>> text content to the user, rather than arbitrary content, such as
>> links.
>> This problem can be fixed though by changing the ARIA specification.
>> By changing ARIA to say that aria-describedby can point to arbitrary
>> content, rather than just refer to the textual contents of it, we
>> solve multiple problems in one go.
>> This would first of all allow aria-describedby to solve all the use
>> cases in the wiki, as well as the ones pointed out in this message. It
>> also seems to fulfill the ease of use requirement better as people so
>> far seems to put an id in aria-describedby rather than the actual
>> text.
> aria-describedat has been discussed. There are quite a few reasons
> that it does not seem workable.
> http://www.w3.org/html/wg/wiki/ChangeProposals/InstateLongdesc#aria-describedat

First off I'm not proposing aria-describedat. I'm suggesting fixing a
problem in aria-describedby.

Second, I don't see anything in that link that says that
aria-describedat wouldn't work, mostly it seems to be arguing that
ARIA in general isn't good since it's not "Native HTML". However I
don't understand that argument now that HTML explicitly refers to

Anyhow, I still haven't heard any arguments against fixing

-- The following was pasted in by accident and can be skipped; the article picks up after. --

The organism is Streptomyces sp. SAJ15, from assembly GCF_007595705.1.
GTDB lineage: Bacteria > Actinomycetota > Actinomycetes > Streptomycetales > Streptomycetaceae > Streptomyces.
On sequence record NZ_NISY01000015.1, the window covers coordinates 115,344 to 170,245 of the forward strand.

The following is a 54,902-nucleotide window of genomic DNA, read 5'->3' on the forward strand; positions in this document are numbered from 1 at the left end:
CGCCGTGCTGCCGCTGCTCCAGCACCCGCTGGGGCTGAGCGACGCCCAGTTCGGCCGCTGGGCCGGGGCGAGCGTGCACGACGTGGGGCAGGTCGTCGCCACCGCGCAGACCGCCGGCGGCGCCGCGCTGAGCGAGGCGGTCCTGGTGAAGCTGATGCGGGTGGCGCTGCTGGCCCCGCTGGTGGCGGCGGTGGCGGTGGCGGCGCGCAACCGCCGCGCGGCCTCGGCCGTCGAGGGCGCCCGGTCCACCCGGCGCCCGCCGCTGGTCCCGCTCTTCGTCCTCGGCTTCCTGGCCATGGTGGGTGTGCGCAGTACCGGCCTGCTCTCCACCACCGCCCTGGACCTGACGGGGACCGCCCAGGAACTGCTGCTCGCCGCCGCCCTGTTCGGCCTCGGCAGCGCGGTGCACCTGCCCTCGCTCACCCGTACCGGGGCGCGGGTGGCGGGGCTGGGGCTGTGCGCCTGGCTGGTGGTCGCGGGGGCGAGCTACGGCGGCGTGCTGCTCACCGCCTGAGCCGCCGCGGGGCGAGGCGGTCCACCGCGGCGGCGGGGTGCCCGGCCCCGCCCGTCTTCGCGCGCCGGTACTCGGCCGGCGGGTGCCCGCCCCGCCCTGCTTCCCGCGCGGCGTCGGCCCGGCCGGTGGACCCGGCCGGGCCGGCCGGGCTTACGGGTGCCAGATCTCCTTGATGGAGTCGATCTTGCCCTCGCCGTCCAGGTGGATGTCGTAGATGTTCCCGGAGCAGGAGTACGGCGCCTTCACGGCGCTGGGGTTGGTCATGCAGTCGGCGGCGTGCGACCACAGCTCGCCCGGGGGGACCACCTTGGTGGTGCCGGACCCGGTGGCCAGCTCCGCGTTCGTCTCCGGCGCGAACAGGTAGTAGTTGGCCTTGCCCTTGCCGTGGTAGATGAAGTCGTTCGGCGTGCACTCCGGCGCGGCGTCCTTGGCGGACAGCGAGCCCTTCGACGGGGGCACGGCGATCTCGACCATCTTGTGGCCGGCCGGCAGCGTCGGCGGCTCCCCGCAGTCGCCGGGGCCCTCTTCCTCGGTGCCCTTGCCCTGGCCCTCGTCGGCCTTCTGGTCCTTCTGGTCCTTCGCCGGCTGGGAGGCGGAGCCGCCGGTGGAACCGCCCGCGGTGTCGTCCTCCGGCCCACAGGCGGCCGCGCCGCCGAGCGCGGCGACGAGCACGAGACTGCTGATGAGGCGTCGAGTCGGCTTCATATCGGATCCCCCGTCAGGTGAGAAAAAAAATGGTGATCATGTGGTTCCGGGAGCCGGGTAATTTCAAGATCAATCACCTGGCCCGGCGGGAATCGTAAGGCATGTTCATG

aria-describedby. Nor if fixing it is indeed needed. Can you, or
anyone else, point to where in the ARIA spec it actually says that
aria-describedby actually only exposes the textual contents of the
items it links to? Rather than exposing their full semantic structure.

> Sean Hayes just wrote up  "Configuring Internet Explorer to Handle
> Longdesc" It adds a context menu entry to extract the longdesc
> attribute value and have the page navigate to its content.
> http://blogs.msdn.com/b/accessibility/archive/2011/03/25/configuring-internet-explorer-to-handle-longdesc.aspx
> Jonas, is something like that doable natively in FireFox?

This is software, anything is possible. If it's a good idea is a
separate question ;-)

Anyhow: https://addons.mozilla.org/en-us/firefox/addon/longdesc/

/ Jonas
Received on Saturday, 26 March 2011 02:35:30 UTC